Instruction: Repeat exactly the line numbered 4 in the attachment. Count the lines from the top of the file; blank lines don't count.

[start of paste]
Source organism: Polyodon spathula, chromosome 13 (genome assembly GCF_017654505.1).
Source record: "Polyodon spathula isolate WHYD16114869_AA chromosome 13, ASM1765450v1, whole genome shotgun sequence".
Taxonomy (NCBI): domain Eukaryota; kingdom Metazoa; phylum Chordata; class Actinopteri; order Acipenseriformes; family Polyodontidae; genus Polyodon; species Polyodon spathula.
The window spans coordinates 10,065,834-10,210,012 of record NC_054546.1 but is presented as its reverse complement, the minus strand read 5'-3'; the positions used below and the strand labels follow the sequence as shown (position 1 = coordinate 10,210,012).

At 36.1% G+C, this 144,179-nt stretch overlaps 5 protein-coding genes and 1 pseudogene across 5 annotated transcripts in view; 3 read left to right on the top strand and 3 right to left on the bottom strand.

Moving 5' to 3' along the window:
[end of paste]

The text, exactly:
The window spans coordinates 10,065,834-10,210,012 of record NC_054546.1 but is presented as its reverse complement, the minus strand read 5'-3'; the positions used below and the strand labels follow the sequence as shown (position 1 = coordinate 10,210,012).